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Rear Admiral Frederick Lois Riefkohl (February 27, 1889 – September 1969), a native of Maunabo, Puerto Rico, was an officer in the United States Navy and the first Puerto Rican to graduate from the United States Naval Academy and to be awarded the Navy Cross. The Navy Cross is the second highest medal, after the Medal of Honor, that can be awarded by the U.S. Navy for heroism or distinguished service. He was a World War I Navy Cross recipient who served as Captain of the USS ''Vincennes'' during World War II.

Early years

Riefkohl (birth name: Luis Federico Riefkohl Jaimieson), was born and raised in Maunabo, Puerto Rico, his father was Luis A. Riefkohl y Sandoz, a Puerto Rican native and his mother and Julia Ana Jamieson (or Jamielson), a native of Saint Thomas, U.S. Virgin Islands. His paternal grandfather was Otto Riefkohl, a native of Germany and his paternal grandmother was Luisa Sandoz, a native of Switzerland who had immigrated to Puerto Rico in the mid-1800s. His older brother was Rudolph W. Riefkohl, who during World War I played an instrumental role in helping the people of Poland overcome the 1919 typhus epidemic. Rudolph eventually became a Colonel in the United States Army Corps of Engineers. His other siblings were his sisters, Helen, Emily and Louise Riefkohl.Puerto Rican War Heroes
/ref>"Puertorriquenos Who Served With Guts, Glory, and Honor-B/W Edition: Fighting to Defend a Nation Not Completely Their Own"; by Greg Boudonck; Page 21; Publisher: Create pace Independent Publishing Platform; During his formative years, Luis Federico Riefkohl received his primary and secondary education in various places. These included the towns of Arroyo, Puerto Rico; Christainsted, St. Croix, U.S. Virgin Islands and he spent three and a half years at Phillips Andover Academy in Boston, Massachusetts. Riefkohl received an appointment on July 5, 1907, from Beekman Winthrop, the U.S. appointed Governor of Puerto Rico from 1904 to 1907, to attend the United States Naval Academy in Annapolis, Maryland. In 1911, he became the first Puerto Rican to graduate from the Academy.Naval History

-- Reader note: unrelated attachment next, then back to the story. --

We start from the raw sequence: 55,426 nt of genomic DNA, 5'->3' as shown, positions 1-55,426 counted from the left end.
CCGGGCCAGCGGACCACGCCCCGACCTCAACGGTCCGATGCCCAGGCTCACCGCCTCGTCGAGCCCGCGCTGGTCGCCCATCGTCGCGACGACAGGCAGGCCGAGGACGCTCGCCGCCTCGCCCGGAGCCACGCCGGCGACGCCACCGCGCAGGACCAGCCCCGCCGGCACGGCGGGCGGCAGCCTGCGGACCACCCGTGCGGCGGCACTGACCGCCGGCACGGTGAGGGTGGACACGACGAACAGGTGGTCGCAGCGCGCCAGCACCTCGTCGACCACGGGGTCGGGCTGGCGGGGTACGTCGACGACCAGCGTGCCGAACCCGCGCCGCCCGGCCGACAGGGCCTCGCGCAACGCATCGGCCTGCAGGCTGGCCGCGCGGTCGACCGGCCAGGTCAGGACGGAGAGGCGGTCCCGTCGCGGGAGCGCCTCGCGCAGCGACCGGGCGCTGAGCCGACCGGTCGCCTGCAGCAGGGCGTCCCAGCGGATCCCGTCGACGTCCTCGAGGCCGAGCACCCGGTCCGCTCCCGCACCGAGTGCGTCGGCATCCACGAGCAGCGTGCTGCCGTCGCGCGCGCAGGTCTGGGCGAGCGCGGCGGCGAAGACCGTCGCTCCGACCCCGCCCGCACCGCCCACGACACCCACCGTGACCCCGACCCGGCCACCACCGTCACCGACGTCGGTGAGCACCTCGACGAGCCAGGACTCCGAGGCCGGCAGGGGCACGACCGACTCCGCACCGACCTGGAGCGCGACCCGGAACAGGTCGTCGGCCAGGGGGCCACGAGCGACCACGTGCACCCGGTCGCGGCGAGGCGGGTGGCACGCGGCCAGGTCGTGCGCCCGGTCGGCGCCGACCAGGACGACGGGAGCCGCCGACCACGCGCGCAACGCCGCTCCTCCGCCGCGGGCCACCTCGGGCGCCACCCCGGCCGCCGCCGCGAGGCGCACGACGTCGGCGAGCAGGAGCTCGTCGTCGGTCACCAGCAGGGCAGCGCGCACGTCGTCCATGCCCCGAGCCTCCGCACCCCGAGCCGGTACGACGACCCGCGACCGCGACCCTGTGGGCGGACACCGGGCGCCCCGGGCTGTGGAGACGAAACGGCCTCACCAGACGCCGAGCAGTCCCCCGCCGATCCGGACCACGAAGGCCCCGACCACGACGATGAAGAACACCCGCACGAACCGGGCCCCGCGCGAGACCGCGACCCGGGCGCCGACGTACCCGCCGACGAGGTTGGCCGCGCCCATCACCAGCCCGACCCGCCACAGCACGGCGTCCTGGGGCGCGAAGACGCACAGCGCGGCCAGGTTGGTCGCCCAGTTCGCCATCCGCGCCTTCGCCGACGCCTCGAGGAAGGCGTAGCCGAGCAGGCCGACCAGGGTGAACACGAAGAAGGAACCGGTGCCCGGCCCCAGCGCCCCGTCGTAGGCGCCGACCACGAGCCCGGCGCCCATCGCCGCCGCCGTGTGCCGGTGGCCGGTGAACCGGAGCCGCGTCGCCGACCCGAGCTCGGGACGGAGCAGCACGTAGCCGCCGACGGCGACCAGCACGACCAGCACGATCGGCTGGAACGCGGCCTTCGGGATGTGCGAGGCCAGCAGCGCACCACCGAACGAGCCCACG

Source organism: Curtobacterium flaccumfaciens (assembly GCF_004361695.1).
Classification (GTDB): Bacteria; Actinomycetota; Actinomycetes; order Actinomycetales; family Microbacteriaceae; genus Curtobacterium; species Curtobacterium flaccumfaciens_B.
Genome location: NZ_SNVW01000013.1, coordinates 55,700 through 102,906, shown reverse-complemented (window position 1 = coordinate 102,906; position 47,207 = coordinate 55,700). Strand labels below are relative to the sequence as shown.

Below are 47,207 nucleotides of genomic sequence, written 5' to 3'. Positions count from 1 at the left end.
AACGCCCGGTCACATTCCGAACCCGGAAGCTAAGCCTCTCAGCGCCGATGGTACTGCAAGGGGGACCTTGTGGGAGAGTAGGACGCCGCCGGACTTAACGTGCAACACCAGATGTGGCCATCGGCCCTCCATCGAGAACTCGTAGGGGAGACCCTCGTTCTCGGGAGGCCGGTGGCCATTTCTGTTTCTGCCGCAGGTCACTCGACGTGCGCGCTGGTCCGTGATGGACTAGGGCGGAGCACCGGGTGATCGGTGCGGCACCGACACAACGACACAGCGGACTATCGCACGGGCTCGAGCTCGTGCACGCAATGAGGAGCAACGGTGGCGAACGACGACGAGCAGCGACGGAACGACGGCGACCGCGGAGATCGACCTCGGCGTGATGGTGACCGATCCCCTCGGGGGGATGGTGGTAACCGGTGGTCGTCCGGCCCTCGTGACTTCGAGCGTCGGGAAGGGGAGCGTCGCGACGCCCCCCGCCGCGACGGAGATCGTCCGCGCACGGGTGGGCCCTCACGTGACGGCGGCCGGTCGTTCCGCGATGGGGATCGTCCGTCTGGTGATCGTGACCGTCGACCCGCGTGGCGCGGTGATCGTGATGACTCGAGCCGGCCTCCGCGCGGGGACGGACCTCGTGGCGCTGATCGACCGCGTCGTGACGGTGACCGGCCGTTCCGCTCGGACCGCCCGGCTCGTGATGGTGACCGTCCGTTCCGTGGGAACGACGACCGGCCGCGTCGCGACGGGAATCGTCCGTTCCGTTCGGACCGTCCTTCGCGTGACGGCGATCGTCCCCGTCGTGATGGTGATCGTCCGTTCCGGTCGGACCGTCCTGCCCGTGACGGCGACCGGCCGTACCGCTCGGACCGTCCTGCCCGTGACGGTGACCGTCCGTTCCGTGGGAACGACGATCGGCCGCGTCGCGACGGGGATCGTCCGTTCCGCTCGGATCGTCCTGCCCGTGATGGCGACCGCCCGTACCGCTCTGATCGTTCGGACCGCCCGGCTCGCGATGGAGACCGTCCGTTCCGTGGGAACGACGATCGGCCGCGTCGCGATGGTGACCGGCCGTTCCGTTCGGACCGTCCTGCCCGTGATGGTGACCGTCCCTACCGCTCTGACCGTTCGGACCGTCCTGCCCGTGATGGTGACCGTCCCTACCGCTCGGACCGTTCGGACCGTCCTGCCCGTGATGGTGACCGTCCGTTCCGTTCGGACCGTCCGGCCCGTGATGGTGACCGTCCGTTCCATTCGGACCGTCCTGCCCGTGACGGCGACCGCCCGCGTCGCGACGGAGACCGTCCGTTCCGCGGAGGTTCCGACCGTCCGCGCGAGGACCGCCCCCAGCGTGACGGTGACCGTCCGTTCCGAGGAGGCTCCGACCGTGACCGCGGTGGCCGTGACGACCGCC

/ref> During World War I, Lieutenant Riefkohl served as Commander of the Armed Guard of the USS ''Philadelphia'' and on August 2, 1917, he was awarded the Navy Cross for engaging an enemy submarine. The Navy Cross is the second highest medal that can be awarded by the U.S. Navy and is awarded to members of the U.S. Navy or U.S. Marine Corps for heroism or distinguished service.Riefkohl's Navy Cross citation
"C2 Re-envisioned: The Future of the Enterprise"; by Marius S. Vassiliou and David S. Alberts; Page: 136; Publisher: CRC Press; 1 edition;

Navy Cross citation



Pre-World War II

Riefkohl was reassigned to the Fifteenth Naval District, Balboa, Canal Zone as District Communication Officer. From 1920 to 1923, he served in various ships and in different administrative positions, among which were Squadron Radio Officer for Destroyer Squadron 3, Atlantic Fleet; Aide and Force Radio Officer on the Staff of Commander Destroyer Force, Atlantic Fleet and Executive Officer of the USS ''Preble'' en route to the Asiatic Station. From August 1922 until October 1923, Riefkohl served as Aide and Flag Secretary and Fleet Radio and Communication Officer to the Commander in Chief of the Asiatic Fleet. From July 1926 to August 1928, he assumed the command of the destroyer USS ''Corry''. He returned to the Brooklyn Navy Yard in New York City, after a naval tour which included the ports of Port-au-Prince, Haiti; Guantanamo Bay, Cuba; San Juan, Puerto Rico; and St. Thomas, U.S. Virgin Islands. He served as Executive Officer of the USS ''Kittery'' until June 1929. Riefkohl served as Chief of Staff to the governor of the Virgin Islands until April 30, 1931, when he was named Commandant of the islands Naval Station. He continued to serve in various ships until he was placed in charge of the Navy Motion Picture Exchange, Brooklyn Navy Yard, New York, during his senior year at the Naval War College. From January 1935 to December 1936 he served as an adviser to the Argentine Navy Department at Buenos Aires, Argentina. From July 19, 1939 until April 4, 1941, Riefkohl served as War Plans Officer on the staff of the Commandant Fifteenth Naval District, Balboa, Canal Zone.

World War II